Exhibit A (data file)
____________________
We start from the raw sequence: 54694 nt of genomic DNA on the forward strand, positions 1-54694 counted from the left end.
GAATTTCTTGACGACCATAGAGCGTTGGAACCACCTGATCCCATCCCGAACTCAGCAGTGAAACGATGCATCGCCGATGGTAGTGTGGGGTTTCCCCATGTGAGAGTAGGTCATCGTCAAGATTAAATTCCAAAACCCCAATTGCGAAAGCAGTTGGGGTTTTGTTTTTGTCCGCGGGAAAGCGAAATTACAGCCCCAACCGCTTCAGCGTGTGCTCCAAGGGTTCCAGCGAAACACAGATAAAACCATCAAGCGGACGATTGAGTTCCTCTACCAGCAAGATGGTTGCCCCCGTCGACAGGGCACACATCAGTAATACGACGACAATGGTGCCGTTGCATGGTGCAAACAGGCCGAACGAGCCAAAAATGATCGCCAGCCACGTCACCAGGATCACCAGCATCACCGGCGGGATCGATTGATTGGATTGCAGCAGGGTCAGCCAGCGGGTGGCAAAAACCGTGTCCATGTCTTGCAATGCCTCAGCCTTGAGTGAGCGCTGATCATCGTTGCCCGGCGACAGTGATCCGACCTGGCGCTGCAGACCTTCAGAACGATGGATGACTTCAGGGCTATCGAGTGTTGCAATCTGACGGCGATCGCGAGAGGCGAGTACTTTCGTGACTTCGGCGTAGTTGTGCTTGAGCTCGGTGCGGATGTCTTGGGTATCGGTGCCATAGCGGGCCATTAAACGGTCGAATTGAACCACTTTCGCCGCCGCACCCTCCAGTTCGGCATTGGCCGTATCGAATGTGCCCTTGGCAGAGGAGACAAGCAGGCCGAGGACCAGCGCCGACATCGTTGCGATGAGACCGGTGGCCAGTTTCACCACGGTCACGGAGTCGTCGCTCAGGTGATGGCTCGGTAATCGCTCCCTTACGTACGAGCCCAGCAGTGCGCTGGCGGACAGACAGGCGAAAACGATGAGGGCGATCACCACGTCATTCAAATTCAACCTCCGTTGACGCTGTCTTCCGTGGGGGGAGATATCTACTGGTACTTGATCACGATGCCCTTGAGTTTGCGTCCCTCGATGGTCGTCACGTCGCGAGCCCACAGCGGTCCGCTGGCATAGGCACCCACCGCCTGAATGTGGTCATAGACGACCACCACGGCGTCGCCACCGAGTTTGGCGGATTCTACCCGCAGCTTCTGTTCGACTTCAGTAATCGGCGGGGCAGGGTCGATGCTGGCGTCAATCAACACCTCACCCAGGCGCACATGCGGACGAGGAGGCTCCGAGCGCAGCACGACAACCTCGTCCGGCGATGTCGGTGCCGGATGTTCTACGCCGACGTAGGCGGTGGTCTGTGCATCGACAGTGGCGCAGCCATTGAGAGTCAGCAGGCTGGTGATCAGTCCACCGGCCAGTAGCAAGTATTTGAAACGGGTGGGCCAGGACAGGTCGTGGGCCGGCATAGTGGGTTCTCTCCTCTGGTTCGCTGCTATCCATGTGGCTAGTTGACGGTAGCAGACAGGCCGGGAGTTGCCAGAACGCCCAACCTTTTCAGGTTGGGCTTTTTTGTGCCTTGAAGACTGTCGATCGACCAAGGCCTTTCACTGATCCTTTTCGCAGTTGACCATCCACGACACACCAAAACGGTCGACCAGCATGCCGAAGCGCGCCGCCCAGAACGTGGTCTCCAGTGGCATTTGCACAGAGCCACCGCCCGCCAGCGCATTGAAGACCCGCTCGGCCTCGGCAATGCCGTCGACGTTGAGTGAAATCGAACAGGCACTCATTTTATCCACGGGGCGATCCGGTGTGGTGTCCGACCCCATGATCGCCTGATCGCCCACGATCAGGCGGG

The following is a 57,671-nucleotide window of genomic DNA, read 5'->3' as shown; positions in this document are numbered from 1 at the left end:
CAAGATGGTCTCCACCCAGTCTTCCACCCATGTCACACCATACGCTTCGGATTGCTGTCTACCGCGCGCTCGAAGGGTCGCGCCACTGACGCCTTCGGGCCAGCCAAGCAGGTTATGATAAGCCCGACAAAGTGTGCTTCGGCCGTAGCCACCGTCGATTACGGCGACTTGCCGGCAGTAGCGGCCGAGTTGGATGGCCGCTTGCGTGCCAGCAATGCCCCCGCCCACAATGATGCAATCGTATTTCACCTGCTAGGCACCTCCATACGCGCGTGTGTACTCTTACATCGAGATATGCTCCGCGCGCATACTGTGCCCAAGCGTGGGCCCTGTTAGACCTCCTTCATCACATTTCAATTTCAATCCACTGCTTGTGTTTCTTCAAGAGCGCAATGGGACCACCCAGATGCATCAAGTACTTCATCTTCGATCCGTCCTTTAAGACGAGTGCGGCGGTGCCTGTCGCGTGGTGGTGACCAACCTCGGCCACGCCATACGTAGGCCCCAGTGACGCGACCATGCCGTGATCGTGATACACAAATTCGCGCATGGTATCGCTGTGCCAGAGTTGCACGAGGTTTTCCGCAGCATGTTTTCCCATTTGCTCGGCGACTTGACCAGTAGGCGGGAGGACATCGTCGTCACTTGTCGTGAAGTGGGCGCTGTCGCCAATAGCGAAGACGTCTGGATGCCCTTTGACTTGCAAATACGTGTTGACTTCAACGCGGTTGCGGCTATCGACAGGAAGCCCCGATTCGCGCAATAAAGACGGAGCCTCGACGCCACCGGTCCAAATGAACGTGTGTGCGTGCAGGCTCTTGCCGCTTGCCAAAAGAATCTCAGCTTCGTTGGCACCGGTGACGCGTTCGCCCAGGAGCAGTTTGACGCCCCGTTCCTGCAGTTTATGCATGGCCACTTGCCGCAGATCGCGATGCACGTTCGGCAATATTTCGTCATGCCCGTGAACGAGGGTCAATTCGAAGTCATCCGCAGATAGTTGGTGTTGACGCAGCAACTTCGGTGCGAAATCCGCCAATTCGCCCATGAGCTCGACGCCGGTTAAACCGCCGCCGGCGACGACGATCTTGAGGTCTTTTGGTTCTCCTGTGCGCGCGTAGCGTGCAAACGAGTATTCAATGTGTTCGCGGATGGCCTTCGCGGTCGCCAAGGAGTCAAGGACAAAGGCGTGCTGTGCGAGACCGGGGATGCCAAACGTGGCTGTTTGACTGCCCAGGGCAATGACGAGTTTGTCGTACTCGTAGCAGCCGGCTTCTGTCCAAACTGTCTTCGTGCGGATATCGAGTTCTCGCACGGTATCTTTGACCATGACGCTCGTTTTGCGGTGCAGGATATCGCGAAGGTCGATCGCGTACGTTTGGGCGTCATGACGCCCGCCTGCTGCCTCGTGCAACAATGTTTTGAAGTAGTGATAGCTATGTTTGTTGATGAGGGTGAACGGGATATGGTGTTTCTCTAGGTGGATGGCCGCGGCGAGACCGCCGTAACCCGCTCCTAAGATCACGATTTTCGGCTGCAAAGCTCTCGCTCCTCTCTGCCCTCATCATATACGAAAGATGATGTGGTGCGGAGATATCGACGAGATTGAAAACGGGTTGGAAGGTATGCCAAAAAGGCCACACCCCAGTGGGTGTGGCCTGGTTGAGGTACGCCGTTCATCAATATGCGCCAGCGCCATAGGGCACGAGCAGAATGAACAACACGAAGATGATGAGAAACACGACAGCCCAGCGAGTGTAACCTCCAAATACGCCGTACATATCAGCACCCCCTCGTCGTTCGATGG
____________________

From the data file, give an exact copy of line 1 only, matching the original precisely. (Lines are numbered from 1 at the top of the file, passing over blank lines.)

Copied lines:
We start from the raw sequence: 54694 nt of genomic DNA on the forward strand, positions 1-54694 counted from the left end.